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A *few* notes from yesterday's meetup.

May 30, 2019 at 1:50pm

A *few* notes from yesterday's meetup.

May 30, 2019 at 1:50pm (Edited 2 years ago)
Hey guys, A few notes from yesterday's meetup. Ps: hope i'm not acting out of place for posting this && it's a damn long post && sry for the corporate-ish language, i just find it much easier to express certain ideas more concisely this way.
The big ideas regarding the 'future of iasiJS' could be resumed in a few lines like this:
Main Directions:
  1. Meetups - monthly - all levels
  2. Workshops - seasonal - junior (mainly)
  3. Conference - yearly - mid-senior
  4. Community 'Projects' - on-going - all levels intertwined
Main Focuses: A. Organizational Culture B. Online Engagement - for Spectrum atm C. Growing the community - more peoples more funs
=== === ===
(1) Meetups
=== You've mentioned that a queue for future presentations is already 'in the works'. - Big up.
=== The people from ${.net iasi} have been posting their future meetups, even with little details other than the name of the Event.This helps a lot in terms of creating ${customer} interest. -- I'm aware than it has been mentioned that situations could arise, where the speakers can't make it to the presentation, and this is the main issue with following a similar approach.This could be somewhat avoided if we were to apply a similar 'paper submission' to that of conferences, where slides, notes and/or even a simple draft-ish laptop-camera-ish recording of the speaker were to be submitted ahead of time. This requires further thought, but I wanted to propose a starting pint for this topic.
=== Another nice-to-have direction would be to focus on a certain Topic for a period of time (ex 3 months) -- it can be an issue like server-side rendering, memory management, good practices in insert-framework-here - basically any topic which could invite multiple meetups/discussions/threads over a said period, but would provide increased value for the ${users} who attend/join in. -- In the long run, such efforts could be synced with other UserGroups, and even though each community has a monthly presentation only, Iasi could have one-or-more presentations each week, which approach the same issue, from different points of view / fields of activity. This would also create a great environment to better document the topic, and provide great packs of materials for future presentations on the subject, great learning spots for anyone interested, and nice research points that would encourage a deeper dive in such subjects -- which could be later shared with the world. Optimistic, sure. Doable, indeed.
=== One thing which I've seen being requested in other meetup groups as well, is having all presentations recorded and/or live streamed. In lack of anything, anything would do as a start - a simple phone/basic-camera recording is better than nothing. As it picks up, this can be improved. -- Another would be to have materials posted as a follow-up to each talk. Again, for starters, simply posting the slides with the actual video would be a great step forward. A simple follow up to that would be to have relevant materials or the sources used to create the talk, posted on the group. In an ideal world, these would be created ahead of time, when the speaker submits a talk, but we're getting a little ahead of ourselves atm.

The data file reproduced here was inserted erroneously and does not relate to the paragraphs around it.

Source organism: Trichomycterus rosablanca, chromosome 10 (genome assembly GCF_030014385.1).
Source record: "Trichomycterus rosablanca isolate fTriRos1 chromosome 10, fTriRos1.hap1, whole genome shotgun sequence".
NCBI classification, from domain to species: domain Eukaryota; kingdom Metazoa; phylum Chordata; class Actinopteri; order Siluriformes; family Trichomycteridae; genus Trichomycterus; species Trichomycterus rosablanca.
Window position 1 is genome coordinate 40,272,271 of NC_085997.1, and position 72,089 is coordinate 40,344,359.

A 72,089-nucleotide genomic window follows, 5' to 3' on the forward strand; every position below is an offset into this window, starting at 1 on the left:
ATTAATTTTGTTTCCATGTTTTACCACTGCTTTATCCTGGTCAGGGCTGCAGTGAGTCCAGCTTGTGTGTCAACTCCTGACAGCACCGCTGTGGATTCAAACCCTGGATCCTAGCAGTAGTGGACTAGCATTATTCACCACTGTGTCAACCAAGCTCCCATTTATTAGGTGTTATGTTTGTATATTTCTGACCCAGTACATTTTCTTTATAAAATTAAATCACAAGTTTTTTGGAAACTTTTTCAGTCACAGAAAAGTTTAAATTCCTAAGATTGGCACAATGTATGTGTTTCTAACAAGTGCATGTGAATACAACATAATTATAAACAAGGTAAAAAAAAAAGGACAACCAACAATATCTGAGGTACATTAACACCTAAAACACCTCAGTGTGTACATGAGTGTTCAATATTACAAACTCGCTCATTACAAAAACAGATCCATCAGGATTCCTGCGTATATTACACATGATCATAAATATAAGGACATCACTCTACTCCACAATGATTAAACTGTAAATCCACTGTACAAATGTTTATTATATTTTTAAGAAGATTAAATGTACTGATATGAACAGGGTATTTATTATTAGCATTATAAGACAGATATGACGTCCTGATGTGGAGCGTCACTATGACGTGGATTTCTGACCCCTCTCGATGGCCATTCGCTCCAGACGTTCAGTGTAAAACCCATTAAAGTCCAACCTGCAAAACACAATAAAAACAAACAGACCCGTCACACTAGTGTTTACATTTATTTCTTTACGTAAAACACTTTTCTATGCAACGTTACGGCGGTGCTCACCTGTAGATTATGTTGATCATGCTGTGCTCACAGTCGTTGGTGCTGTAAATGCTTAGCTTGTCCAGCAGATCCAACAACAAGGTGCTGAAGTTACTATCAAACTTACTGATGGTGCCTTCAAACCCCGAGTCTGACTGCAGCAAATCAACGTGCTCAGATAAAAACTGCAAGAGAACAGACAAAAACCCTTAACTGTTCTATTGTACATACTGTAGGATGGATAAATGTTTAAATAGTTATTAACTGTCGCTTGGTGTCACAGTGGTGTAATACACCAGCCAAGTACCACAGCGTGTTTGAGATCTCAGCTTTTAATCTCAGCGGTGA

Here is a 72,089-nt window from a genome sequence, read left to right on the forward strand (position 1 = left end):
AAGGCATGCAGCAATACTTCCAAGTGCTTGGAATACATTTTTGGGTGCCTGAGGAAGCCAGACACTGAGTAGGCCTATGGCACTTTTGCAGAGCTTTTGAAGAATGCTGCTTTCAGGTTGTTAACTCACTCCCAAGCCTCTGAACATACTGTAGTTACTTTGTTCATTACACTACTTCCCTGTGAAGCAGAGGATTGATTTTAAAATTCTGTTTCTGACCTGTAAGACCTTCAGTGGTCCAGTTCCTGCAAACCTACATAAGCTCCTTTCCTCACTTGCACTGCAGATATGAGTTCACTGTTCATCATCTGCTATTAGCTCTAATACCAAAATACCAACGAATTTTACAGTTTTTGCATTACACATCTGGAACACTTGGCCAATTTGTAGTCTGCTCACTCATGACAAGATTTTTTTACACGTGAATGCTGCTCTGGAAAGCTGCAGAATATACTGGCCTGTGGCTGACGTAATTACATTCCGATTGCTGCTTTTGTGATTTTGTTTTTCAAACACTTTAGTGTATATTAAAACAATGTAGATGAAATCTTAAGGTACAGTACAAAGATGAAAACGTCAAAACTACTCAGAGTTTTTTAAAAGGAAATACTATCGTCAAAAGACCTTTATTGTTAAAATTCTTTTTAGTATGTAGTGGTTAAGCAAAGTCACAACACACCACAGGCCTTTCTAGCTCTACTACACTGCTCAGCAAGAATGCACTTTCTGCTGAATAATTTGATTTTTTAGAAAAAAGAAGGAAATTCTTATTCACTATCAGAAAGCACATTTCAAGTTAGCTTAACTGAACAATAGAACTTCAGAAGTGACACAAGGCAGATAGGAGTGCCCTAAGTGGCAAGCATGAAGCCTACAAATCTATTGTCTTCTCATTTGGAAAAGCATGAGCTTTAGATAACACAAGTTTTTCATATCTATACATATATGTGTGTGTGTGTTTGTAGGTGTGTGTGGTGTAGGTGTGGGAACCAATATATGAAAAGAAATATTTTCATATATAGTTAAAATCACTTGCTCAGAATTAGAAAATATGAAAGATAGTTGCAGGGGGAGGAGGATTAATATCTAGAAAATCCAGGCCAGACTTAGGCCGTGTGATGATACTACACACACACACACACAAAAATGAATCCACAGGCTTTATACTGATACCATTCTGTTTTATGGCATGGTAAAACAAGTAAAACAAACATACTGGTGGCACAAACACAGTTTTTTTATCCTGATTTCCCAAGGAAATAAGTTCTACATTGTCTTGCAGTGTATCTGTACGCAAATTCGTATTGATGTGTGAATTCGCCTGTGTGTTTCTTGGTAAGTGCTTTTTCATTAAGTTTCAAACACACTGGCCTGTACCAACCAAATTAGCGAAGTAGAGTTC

=== === ===
(2) Workshops
-- This got me personally wet af enthusiastic, and I think that Iasi JS is the perfect environment to develop such an initiative. My thoughts on the matter would include: -- start simple: get a few devs which have half a saturday free each month - make a few simple 2-4h, hands-on, intro-to-${framework} || basics-of-efficient-${thing}. -- As the target audience is junior level, getting some code down with your own fingers, gives them a great foundation to research the ${topic} further on. Getting them ^^ hooked ^^ on React, teaching them a bit about Git, getting started with sass/less, or approaching any simple-but-practical 'requirement' would be pure gold.
-- This can be further sustained through Spectrum, where a thread containing relevant links to documentation, youtube videos, etc, could create a great engagement, both at the start and in the long run. This would also create an environment where juniors could help each other, as any little experience/knowledge could go a very long way. IT creates involvement, it encourages interaction and it gives a sense of belonging and appreciation, which is the foundation of any group culture. -- in the longer run, these could be aggregated into a 8-h day-long workshop, optimally at the start of the faculty year (oct) -- when interest is high -- or right after first exams of second term (apr-mai) -- when depression for slacking off and fking up at the tests -- would have most appeal and would be a great time for absorbing info - especially if it's simple, practical and actually used in the 'real world'.